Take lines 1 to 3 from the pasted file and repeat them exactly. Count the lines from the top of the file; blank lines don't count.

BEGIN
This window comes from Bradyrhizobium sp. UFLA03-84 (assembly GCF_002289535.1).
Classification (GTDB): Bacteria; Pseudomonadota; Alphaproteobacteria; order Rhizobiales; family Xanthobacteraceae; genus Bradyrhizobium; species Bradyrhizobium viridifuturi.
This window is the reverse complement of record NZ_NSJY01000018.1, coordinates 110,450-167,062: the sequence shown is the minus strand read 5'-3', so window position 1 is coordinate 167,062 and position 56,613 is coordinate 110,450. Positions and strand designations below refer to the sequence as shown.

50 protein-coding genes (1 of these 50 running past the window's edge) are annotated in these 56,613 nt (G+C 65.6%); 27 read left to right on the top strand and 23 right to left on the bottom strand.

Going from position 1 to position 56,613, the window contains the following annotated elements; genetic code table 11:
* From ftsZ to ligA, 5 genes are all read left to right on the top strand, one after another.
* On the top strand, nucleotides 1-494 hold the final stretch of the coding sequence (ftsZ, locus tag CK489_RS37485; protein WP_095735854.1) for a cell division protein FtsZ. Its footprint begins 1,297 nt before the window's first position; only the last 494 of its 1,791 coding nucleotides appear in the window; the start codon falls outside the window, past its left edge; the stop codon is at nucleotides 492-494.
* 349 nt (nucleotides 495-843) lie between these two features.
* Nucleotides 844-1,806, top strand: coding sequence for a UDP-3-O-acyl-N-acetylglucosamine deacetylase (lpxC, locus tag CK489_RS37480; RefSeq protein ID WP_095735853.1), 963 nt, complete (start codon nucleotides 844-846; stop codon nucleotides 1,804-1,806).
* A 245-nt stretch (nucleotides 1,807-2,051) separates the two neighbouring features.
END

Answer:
This window comes from Bradyrhizobium sp. UFLA03-84 (assembly GCF_002289535.1).
Classification (GTDB): Bacteria; Pseudomonadota; Alphaproteobacteria; order Rhizobiales; family Xanthobacteraceae; genus Bradyrhizobium; species Bradyrhizobium viridifuturi.
This window is the reverse complement of record NZ_NSJY01000018.1, coordinates 110,450-167,062: the sequence shown is the minus strand read 5'-3', so window position 1 is coordinate 167,062 and position 56,613 is coordinate 110,450. Positions and strand designations below refer to the sequence as shown.